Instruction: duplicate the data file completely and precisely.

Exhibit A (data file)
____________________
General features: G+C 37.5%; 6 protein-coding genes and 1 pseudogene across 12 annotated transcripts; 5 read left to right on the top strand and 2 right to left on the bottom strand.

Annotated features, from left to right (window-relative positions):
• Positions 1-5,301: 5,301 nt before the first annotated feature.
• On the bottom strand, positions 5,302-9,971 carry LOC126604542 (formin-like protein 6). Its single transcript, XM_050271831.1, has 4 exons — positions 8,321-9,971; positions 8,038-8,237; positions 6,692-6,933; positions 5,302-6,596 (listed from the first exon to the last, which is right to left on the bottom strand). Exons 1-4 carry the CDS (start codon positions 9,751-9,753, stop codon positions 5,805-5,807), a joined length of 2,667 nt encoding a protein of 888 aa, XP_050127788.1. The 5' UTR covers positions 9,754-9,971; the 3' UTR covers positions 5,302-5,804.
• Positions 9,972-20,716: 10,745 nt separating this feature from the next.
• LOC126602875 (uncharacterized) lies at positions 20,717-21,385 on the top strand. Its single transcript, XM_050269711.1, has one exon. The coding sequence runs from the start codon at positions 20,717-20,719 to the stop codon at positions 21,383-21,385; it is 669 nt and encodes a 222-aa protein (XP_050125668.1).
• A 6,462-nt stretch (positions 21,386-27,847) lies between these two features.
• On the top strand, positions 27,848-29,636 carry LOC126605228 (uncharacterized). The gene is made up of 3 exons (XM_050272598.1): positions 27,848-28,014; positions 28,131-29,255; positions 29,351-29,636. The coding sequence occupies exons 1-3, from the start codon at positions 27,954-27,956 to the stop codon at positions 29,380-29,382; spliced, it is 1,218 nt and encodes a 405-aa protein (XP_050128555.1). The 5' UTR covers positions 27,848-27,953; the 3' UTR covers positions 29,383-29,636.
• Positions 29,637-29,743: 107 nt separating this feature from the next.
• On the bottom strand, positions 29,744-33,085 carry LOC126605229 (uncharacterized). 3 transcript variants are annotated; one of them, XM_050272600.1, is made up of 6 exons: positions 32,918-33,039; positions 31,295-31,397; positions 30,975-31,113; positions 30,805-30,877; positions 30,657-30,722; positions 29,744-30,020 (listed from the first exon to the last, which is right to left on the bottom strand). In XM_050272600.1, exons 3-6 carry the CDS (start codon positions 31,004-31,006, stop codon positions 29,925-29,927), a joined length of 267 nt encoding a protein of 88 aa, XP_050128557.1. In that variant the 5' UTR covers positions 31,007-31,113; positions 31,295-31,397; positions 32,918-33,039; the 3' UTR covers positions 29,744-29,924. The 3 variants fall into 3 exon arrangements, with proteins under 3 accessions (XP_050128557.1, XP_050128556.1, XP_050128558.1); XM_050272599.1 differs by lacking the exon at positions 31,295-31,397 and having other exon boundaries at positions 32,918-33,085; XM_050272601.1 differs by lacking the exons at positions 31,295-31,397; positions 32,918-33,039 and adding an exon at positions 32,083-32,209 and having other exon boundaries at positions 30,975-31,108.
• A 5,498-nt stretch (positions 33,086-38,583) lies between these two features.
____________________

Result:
General features: G+C 37.5%; 6 protein-coding genes and 1 pseudogene across 12 annotated transcripts; 5 read left to right on the top strand and 2 right to left on the bottom strand.

Annotated features, from left to right (window-relative positions):
• Positions 1-5,301: 5,301 nt before the first annotated feature.
• On the bottom strand, positions 5,302-9,971 carry LOC126604542 (formin-like protein 6). Its single transcript, XM_050271831.1, has 4 exons — positions 8,321-9,971; positions 8,038-8,237; positions 6,692-6,933; positions 5,302-6,596 (listed from the first exon to the last, which is right to left on the bottom strand). Exons 1-4 carry the CDS (start codon positions 9,751-9,753, stop codon positions 5,805-5,807), a joined length of 2,667 nt encoding a protein of 888 aa, XP_050127788.1. The 5' UTR covers positions 9,754-9,971; the 3' UTR covers positions 5,302-5,804.
• Positions 9,972-20,716: 10,745 nt separating this feature from the next.
• LOC126602875 (uncharacterized) lies at positions 20,717-21,385 on the top strand. Its single transcript, XM_050269711.1, has one exon. The coding sequence runs from the start codon at positions 20,717-20,719 to the stop codon at positions 21,383-21,385; it is 669 nt and encodes a 222-aa protein (XP_050125668.1).
• A 6,462-nt stretch (positions 21,386-27,847) lies between these two features.
• On the top strand, positions 27,848-29,636 carry LOC126605228 (uncharacterized). The gene is made up of 3 exons (XM_050272598.1): positions 27,848-28,014; positions 28,131-29,255; positions 29,351-29,636. The coding sequence occupies exons 1-3, from the start codon at positions 27,954-27,956 to the stop codon at positions 29,380-29,382; spliced, it is 1,218 nt and encodes a 405-aa protein (XP_050128555.1). The 5' UTR covers positions 27,848-27,953; the 3' UTR covers positions 29,383-29,636.
• Positions 29,637-29,743: 107 nt separating this feature from the next.
• On the bottom strand, positions 29,744-33,085 carry LOC126605229 (uncharacterized). 3 transcript variants are annotated; one of them, XM_050272600.1, is made up of 6 exons: positions 32,918-33,039; positions 31,295-31,397; positions 30,975-31,113; positions 30,805-30,877; positions 30,657-30,722; positions 29,744-30,020 (listed from the first exon to the last, which is right to left on the bottom strand). In XM_050272600.1, exons 3-6 carry the CDS (start codon positions 31,004-31,006, stop codon positions 29,925-29,927), a joined length of 267 nt encoding a protein of 88 aa, XP_050128557.1. In that variant the 5' UTR covers positions 31,007-31,113; positions 31,295-31,397; positions 32,918-33,039; the 3' UTR covers positions 29,744-29,924. The 3 variants fall into 3 exon arrangements, with proteins under 3 accessions (XP_050128557.1, XP_050128556.1, XP_050128558.1); XM_050272599.1 differs by lacking the exon at positions 31,295-31,397 and having other exon boundaries at positions 32,918-33,085; XM_050272601.1 differs by lacking the exons at positions 31,295-31,397; positions 32,918-33,039 and adding an exon at positions 32,083-32,209 and having other exon boundaries at positions 30,975-31,108.
• A 5,498-nt stretch (positions 33,086-38,583) lies between these two features.